Asbestos Ban

Until there is global asbestos ban, this toxic substance will continue to harm people for generations to come

The dangers associated with asbestos have been known since the first century AD, when Greeks and Romans first observed that slaves involved in the weaving of asbestos cloth were afflicted with a sickness of the lungs[1]. Pliny the Elder, the Roman historian in the 1st century, noticed that slaves who worked in asbestos mines were less healthy than others. Pliny noticed that the asbestos caused, primarily, a respiratory disease and suggested that slaves use a respirator made of transparent bladder skin to protect themselves from the dust[2].

Fast forward 2000 years.

Despite the fact that countless millions have died from mesothelioma and other asbestos-related diseases, there is still no outright ban on asbestos, contrary to popular belief.

In 1989 the United States Environmental Protection Agency (EPA) issued the Asbestos Ban and Phase Out Rule which was subsequently overturned in 1991 by the Fifth Circuit Court of Appeals in New Orleans[3]. This ruling leaves many consumer products that can still legally contain trace amounts of asbestos.

Asbestos products currently banned in the U.S.

  • corrugated paper
  • rollboard
  • commercial paper
  • specialty paper
  • flooring felt
  • new uses of asbestos

Asbestos products not banned in the U.S.

  • asbestos-cement corrugated sheet
  • asbestos-cement flat sheet
  • asbestos clothing
  • pipeline wrap
  • roofing felt
  • vinyl-asbestos floor tile
  • asbestos-cement shingle
  • millboard
  • asbestos-cement pipe
  • automatic transmission components
  • clutch facings
  • friction materials,
  • disc brake pads
  • drum brake linings
  • brake blocks
  • gaskets
  • non-roofing coatings
  • roof coatings

For a clarification of products which legally contain asbestos read the EPA Asbestos Materials Bans: Clarification.

Six years ago, Senator Patty Murray (D-WA) first introduced her proposed legislation to ban asbestos and invest federal funding in the research critically needed to develop effective treatments for the vicious cancer, mesothelioma, and other asbestos related diseases.

Finally, in 2007, the bill is seeing some real progress and a hope of passing both houses of Congress.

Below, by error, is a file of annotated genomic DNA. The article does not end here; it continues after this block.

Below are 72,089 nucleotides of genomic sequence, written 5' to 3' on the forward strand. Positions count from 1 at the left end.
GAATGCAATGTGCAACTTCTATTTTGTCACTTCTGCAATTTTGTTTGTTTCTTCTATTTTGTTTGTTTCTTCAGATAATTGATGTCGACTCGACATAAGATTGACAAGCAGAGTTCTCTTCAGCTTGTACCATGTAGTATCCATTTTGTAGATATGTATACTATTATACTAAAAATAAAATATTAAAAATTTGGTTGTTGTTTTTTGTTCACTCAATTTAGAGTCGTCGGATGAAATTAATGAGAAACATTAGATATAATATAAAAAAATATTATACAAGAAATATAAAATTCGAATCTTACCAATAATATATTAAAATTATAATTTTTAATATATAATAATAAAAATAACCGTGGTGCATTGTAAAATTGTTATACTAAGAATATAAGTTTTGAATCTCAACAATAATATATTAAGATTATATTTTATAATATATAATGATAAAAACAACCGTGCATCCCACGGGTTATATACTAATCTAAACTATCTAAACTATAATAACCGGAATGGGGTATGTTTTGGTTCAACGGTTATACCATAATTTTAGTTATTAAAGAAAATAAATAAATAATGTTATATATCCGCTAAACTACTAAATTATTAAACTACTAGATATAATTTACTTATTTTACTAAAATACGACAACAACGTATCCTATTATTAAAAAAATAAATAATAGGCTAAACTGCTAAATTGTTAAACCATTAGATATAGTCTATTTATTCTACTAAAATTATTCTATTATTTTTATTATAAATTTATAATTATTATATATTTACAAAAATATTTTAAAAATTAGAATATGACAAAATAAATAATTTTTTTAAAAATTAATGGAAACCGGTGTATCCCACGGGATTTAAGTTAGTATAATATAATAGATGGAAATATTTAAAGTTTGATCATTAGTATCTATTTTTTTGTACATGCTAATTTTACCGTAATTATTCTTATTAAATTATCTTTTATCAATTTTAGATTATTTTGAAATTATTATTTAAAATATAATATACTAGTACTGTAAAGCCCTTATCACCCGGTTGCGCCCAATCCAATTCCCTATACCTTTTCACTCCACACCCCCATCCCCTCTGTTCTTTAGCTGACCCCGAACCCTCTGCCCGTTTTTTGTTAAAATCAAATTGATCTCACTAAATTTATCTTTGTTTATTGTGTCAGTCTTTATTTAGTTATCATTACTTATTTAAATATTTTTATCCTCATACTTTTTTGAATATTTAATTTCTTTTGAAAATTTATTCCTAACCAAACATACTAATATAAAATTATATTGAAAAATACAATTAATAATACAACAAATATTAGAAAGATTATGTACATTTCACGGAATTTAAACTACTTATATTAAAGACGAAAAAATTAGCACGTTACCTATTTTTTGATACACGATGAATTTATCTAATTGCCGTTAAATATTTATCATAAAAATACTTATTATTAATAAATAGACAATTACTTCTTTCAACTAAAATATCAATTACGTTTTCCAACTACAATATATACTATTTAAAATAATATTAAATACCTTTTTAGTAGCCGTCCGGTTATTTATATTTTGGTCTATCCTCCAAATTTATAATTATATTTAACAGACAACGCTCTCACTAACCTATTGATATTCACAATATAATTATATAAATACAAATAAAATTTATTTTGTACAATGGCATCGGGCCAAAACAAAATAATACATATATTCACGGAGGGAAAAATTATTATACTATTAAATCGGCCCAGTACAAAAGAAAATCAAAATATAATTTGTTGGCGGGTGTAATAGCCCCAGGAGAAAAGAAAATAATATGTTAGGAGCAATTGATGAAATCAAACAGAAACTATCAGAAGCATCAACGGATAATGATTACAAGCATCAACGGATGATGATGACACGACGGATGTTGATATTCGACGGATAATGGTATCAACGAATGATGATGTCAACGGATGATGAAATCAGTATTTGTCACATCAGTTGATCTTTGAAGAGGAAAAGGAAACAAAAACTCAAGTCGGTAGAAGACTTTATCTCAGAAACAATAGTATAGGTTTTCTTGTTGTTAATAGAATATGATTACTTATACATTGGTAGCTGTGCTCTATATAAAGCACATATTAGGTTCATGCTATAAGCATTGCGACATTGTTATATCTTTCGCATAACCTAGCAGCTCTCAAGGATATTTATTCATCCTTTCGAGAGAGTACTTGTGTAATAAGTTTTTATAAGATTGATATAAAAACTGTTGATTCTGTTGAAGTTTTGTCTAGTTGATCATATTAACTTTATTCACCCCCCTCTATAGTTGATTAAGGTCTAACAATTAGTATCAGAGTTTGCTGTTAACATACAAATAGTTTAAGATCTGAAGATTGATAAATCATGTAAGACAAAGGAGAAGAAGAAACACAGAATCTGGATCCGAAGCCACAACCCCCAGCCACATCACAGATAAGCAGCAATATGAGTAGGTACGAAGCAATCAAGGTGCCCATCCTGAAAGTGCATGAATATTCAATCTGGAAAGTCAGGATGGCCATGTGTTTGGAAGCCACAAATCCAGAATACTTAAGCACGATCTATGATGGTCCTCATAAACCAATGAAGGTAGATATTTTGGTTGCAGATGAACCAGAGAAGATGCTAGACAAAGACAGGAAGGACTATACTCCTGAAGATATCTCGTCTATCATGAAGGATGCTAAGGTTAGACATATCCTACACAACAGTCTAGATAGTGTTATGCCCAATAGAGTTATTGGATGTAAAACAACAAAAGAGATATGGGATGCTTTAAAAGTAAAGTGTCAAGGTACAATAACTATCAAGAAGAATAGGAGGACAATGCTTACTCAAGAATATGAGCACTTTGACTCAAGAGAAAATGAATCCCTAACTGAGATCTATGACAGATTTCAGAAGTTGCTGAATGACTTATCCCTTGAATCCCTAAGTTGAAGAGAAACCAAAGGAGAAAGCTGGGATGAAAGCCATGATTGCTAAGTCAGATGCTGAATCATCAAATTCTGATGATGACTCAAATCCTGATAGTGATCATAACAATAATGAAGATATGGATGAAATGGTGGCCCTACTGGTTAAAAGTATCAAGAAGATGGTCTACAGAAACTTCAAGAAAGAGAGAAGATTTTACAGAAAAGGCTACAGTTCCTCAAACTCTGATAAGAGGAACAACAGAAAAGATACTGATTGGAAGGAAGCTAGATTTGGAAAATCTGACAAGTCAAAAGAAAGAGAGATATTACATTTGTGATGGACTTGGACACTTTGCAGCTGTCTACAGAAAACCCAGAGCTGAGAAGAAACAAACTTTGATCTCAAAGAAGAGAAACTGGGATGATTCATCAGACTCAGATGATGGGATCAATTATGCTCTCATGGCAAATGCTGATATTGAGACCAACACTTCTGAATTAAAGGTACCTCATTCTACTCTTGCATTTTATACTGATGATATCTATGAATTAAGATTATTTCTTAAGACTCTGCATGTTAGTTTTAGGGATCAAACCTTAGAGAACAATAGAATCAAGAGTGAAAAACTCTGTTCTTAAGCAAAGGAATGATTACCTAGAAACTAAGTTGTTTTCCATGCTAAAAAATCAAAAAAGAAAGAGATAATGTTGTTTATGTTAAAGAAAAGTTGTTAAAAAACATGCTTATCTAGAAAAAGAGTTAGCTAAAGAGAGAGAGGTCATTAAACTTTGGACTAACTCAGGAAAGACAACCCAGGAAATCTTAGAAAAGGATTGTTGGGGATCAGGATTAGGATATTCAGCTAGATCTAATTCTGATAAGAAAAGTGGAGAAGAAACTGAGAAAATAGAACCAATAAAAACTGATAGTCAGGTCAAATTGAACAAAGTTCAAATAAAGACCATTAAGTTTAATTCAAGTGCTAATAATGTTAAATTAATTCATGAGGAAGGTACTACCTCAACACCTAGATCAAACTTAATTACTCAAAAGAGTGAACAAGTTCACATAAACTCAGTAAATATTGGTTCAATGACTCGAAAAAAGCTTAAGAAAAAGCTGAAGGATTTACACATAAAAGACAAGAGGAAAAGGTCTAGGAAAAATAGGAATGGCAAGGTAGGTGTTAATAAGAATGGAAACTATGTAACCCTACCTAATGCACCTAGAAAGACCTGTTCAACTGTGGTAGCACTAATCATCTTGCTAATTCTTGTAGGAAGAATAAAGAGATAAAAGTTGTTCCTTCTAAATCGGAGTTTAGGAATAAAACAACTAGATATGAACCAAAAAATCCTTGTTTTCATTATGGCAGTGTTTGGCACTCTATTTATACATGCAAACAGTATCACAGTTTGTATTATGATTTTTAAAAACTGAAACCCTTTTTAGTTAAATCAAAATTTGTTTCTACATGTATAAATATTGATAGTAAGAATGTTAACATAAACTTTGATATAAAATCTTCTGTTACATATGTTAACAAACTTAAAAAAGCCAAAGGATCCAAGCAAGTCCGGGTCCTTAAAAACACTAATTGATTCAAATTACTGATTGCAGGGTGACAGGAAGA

On March 1, 2007, Sen. Murray introduced S. 742: Ban Asbestos in America Act of 2007 to the 110th Congress. This is an act to amend the Toxic Substances Control Act to reduce the health risks posed by asbestos-containing materials and products having asbestos-containing material, and for other purposes. The bill is an effort to ban all production and use of asbestos in America, launch public education campaigns to raise awareness about its dangers and expand research and treatment of diseases cause by asbestos.

The bill passed in the Senate on Oct. 4, 2007 by Unanimous Consent. The Ban Asbestos in America Act includes $10 million per year in funding for cancer research.

On the House side, U.S. Representative Betty McCollum (D-MN) authored the House companion to Sen. Murray’s bill, called the Bruce Vento Ban Asbestos and Prevent Mesothelioma Act of 2007 (H.R. 3339). Congresswoman McCollum was elected to the seat previously held by the late Congressman Bruce Vento, who died of mesothelioma in October 2000 in his 12th term as a member of the U.S. House of Representatives from Minnesota. She saw first-hand the tragic effects of mesothelioma and is passionate about this bill.

The Environment and Hazardous Materials Subcommittee of the House’s Energy and Commerce Committee (E&C Committee) has taken the lead on the legislation. In its draft, known as the Committee Print, the Environment and Hazardous Materials Subcommittee has carried forward Senator Murray’s work on the ban, eliminating an exception for asbestos present at 1 percent or less by weight, making the ban a matter of federal statute rather than EPA regulation, and adding enforcement provisions.

As of now, the critically needed medical research funding provisions from Senator Murray’s and Congresswoman McCollum’s legislation have not yet been added to the Committee Print.

The bill currently is in committee with the House Subcommittee on Health.